Power density of solar energy

In less than an hour, the Earth receives an amount of energy from the Sun that is equal to the world consumption for a year. Solar energy, unlike the other sources of energy , is present in all over the planet (with some differences depending on the latitude) and it is a source that will accompany us  for billions of years more. Solar energy, therefore, besides being abundant and well distributed, is also a renewable resource. These characteristics would make the Sun the principal source of energy, only that solar energy has a low power and is intermittent on a local scale. In fact the flow of energy from the Sun depends on the alternating day and night and the variable meteorological conditions.
Not much power from a great energy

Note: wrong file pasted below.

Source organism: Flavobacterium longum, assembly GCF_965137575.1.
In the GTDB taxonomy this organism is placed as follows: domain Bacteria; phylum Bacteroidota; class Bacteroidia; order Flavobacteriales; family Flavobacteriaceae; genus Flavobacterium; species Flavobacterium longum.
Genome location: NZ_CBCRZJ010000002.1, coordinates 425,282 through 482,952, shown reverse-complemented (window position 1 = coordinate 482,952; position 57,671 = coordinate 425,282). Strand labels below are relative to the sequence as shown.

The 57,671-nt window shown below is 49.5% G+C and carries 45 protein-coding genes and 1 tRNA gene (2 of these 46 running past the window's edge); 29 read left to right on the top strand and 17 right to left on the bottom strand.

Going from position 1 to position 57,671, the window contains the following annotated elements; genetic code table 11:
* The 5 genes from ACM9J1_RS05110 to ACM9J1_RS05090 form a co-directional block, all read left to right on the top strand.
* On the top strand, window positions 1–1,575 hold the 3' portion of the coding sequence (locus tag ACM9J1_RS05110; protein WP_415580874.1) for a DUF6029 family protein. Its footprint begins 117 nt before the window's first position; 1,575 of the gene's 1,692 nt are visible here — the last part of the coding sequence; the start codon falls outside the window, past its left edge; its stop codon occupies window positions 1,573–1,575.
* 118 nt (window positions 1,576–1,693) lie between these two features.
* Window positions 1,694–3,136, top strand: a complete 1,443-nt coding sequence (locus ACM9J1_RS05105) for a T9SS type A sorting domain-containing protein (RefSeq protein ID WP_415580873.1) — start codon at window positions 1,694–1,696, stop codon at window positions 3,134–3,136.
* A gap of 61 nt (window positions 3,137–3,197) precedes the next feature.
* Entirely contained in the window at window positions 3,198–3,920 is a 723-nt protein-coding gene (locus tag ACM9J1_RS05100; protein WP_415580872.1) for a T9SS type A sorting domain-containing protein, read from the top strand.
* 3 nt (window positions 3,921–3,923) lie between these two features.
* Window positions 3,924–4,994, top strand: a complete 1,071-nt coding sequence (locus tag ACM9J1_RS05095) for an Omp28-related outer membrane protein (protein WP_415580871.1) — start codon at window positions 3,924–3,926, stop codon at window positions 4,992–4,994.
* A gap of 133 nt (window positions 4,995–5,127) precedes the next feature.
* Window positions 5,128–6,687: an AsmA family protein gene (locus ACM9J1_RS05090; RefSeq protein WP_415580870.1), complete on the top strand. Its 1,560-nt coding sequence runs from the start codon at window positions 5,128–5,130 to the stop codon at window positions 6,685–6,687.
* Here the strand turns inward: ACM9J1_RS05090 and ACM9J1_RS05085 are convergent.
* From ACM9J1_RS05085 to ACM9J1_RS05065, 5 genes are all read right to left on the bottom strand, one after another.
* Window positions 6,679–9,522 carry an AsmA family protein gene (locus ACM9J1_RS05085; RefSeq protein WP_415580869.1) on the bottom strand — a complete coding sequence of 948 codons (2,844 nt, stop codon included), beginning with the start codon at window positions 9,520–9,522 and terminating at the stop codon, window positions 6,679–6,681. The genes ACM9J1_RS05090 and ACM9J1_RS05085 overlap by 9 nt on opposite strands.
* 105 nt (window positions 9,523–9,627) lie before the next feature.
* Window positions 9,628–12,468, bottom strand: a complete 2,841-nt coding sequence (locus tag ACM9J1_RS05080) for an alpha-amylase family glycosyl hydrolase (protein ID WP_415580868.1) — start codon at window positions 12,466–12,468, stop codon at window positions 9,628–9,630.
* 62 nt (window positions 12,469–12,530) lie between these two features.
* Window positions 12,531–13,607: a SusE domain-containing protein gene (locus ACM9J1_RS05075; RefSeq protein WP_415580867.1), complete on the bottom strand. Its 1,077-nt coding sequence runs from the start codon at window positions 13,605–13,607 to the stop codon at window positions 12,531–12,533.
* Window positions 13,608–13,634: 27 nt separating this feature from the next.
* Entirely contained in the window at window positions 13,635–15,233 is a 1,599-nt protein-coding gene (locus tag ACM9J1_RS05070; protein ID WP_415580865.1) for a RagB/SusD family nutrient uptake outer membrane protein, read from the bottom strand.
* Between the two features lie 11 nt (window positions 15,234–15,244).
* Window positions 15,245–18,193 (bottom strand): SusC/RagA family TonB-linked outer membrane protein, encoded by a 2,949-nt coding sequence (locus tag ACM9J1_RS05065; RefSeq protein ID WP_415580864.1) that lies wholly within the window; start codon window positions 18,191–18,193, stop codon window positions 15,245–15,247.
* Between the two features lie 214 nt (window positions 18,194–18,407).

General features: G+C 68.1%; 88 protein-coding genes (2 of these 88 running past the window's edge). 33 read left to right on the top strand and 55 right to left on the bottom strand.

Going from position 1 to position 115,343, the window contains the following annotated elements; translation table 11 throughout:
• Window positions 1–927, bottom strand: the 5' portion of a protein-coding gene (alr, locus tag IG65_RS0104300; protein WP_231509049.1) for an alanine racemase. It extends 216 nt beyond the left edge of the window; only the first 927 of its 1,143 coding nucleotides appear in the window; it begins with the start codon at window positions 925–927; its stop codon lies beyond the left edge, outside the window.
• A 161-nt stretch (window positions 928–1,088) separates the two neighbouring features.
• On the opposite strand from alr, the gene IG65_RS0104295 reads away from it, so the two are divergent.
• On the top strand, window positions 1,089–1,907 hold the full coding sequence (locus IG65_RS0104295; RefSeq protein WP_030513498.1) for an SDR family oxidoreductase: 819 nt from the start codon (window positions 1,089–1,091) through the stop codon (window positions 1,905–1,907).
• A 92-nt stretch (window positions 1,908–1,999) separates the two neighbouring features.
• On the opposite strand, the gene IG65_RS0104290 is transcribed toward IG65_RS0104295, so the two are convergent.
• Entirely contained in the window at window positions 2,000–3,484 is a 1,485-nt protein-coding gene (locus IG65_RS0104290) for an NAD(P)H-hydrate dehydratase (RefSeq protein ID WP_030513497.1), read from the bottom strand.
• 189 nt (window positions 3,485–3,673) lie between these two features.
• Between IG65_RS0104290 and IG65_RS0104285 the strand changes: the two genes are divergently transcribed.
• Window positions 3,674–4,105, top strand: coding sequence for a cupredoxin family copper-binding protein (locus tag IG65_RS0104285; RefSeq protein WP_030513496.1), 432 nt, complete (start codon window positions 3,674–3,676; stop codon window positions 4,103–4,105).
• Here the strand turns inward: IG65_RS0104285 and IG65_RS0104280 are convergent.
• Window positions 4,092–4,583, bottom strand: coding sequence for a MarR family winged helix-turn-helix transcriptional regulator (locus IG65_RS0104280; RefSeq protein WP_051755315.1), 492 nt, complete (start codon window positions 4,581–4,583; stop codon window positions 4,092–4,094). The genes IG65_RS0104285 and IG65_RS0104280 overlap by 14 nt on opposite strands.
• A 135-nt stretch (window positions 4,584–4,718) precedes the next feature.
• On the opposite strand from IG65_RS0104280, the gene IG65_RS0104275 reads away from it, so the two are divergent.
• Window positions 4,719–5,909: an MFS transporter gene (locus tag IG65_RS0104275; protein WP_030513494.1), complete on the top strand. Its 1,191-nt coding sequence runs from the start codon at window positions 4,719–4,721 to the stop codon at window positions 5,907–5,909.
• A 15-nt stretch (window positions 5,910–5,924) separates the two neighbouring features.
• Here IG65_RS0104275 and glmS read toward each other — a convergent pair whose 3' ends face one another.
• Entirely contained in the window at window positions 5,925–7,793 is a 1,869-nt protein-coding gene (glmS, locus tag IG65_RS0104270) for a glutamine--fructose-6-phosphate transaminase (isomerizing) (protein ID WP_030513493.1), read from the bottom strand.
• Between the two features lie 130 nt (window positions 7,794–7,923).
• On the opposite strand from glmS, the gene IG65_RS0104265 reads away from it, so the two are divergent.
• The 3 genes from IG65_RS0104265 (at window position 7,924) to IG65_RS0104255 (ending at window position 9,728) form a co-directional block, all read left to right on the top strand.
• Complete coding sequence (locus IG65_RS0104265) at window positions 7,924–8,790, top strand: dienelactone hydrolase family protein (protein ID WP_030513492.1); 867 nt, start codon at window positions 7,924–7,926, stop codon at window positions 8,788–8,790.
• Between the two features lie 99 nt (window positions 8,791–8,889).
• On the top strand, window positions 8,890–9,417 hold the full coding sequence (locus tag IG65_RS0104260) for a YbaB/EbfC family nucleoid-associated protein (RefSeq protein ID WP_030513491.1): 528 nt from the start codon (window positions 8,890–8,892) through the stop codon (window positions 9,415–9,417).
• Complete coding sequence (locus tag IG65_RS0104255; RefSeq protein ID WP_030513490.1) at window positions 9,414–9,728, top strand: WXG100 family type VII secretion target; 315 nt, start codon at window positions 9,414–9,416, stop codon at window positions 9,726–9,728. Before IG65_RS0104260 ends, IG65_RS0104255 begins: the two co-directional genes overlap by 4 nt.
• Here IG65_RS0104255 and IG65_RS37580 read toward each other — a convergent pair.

A very useful parameter in order to evaluate how much the energy is worth is the power density,  also known as radiance, that indicates the solar radiation per surface unit (Watt per square metre W/sq.m). The amount of solar energy that reaches the Earth’s surface, after subtracting all the reflections and absorptions that take place in the atmosphere, is equal to 85,000 billion W. Knowing that the Earth’s surface is equal to 5.1 billion sq. km, the result is that  every square metre of the Earth’s surface, receives an energy of approximately 170 W/sq.m. This value decreases remarkably when it is converted into power that can be utilized. The present lifestyles in the industrialized Countries require a power density that ranges from 20 to 100 W/sq.m for homes, to 300 to 900 W/sq.m. for steel industries. It is evident that with the current solar technology it is not possible to make most of the large structures which have a high energy demand,  such as the industries and the hospitals, work. The principal technological challenge of our days is to succeed in storing the immense energy that comes from the Sun and make it available at the right intensity where there is a demand for energy.

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